Wed | Sep 20, 2017

Why did Shelly leave?

Published:Friday | August 26, 2016 | 8:00 AMRaymond Graham
Stephen Francis issuing instructions to his charges at a training session in Rio de Janeiro, Brazil, during the 2016 Olympic Games.
Fraser-Pryce
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LAUSANNE, Switzerland:

Since her departure from high school, 29-year-old Shelly-Ann Fraser-Pryce has spent all of her senior career in track and field under the guidance of MVP head coach Stephen Francis.

Francis, arguably the top sprint coach in the world, has guided Fraser-Pryce to seven individual world titles. These include three IAAF World Championships 100m, an IAAF World Championships 200m, two Olympic 100m, and one IAAF World 60m Indoor title.

With that record, most people expected Fraser-Pryce to remain with her successful coach until she decided to hang up her spikes.

However, during the Rio Olympic Games, the bombshell dropped. Fraser-Pryce would part company with her long-time coach. At first, many believed it to be a wild rumour before Coach Francis confirmed that the news was factual.

What are the real reasons for Fraser-Pryce's departure?

ATHLETISSIMA DIAMOND LEAGUE

On Wednesday evening, The Gleaner caught up with Francis at his hotel in Lausanne, Switzerland, a day before the Athletissima Diamond League meet, where four of his charges, including Thompson, were down to compete.

Francis was quizzed on the likely reasons for his star sprinter's departure from his camp.

As usual, he was frank with his responses.

"Shelly informed me that she was unhappy with the job I had done with her this year," Francis said while accepting the blame. He added that she said she was going to make a change.

LOOKING AT THE FUTURE

He continued: "She had some good years, but looking at the future, I think she has every right to assess what is good for her. Staying with me as her coach was not best for her and so she told me that she was going to leave."

After guiding her to several titles at the highest level, Francis was asked if he thought this was a big slap in the face for him.

"No, I do not think that way ... the past is not relevant to a lot of people when they are making decisions about the future, and the most important thing for her and any athlete is 'What will the future hold for me?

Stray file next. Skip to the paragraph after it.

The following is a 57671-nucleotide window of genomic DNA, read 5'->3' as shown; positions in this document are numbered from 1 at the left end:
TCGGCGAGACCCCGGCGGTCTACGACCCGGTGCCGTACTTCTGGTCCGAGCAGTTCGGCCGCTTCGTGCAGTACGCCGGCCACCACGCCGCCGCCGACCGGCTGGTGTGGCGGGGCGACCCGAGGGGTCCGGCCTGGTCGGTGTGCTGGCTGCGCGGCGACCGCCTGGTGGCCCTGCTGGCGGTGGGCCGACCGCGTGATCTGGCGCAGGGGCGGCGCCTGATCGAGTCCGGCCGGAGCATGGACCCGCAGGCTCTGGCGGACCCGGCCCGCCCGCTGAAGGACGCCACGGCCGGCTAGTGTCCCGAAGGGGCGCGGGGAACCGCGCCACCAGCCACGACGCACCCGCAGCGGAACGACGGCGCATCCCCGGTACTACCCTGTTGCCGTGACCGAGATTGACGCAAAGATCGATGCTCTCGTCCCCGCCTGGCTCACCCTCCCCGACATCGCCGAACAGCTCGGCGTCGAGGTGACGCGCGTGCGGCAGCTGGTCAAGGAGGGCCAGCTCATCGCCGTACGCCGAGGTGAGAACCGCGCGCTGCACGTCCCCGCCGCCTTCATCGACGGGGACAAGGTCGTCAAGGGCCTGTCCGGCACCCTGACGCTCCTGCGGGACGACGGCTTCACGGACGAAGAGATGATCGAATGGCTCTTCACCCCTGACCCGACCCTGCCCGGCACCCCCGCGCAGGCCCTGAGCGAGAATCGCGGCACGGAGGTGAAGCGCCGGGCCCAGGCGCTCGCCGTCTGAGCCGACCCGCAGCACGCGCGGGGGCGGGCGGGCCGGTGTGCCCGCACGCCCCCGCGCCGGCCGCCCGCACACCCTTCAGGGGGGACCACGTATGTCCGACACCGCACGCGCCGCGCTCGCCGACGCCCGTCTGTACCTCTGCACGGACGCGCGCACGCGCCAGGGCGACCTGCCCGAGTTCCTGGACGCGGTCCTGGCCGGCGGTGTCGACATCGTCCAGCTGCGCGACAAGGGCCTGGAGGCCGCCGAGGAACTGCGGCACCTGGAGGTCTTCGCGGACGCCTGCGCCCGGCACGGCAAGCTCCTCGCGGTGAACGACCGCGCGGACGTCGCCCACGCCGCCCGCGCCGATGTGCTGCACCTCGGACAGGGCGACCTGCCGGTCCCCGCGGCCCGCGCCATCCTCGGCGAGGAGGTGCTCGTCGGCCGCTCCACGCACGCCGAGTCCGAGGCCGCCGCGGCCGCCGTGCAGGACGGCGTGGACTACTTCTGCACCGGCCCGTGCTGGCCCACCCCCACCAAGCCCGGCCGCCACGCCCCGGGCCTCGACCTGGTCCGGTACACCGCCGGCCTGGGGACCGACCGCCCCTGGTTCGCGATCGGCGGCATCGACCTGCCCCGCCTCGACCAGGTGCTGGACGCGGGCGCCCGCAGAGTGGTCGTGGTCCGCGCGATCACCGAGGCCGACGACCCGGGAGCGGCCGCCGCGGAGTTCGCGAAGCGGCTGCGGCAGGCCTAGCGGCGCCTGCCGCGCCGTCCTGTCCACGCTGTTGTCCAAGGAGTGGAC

"If she is going to continue in the sport, she cannot dwell in the past, regardless of how well she did in the past, and if she is unhappy and does not think she can achieve what she did in the past, she has to make that decision to move on," said Francis.

Francis was then asked if he thought the rise of his new star, Elaine Thompson, who won the sprint double in Rio, was a factor in Fraser- Pryce's decision to exit the MVP Track Club.

"I think we should take her word as it is. I mean, it is impossible for anybody to know what is in her mind. I have the tendency to take people's words as they know what is going on inside of them, so even though it is tempting to make that kind of connection, I think it is perfectly reasonable that she doesn't think what is being done in her training is good for her as she thinks that what has been done the past year was enough to have held her back, and she wants to move on," he said.

Asked if he thought that the fact that she had not performed at her best in the past year despite great success is over the years justified her leaving or if was there something else.

"No, I do not think so. I think she is convinced that given the environment that is there, the setback could have been handled better and if changes which she wanted to be made were made, she would have had a better chance of defending her 100 metres title, and it is for her to make that decision. And it is she who has to bear the consequences, and I am hoping that her new training situation will justify what she said."

In the past, athletes who have departed from Francis to go elsewhere have not had the same success they had under his guidance, so Francis was asked if he thought Fraser-Pryce was special and could have success wherever she went.

"I have found over the years that athletes who I have coached quickly developed a sense that the importance of their coach is reduced in their mind no matter how lowly a beginning they had. Eventually, in their mind, they believe they are extremely talented and my role is incidental to their success, and it is human.

"In Shelly's case, I think she has been through a lot of success. As a result, her expectation is very high and it is difficult to accept results which are not the best as she is used to it, and I think she has to be in a situation where there is a continued search for improvement. In this case, she thinks improvement is at an end and she has to take chances to see if she can get better," concluded Francis.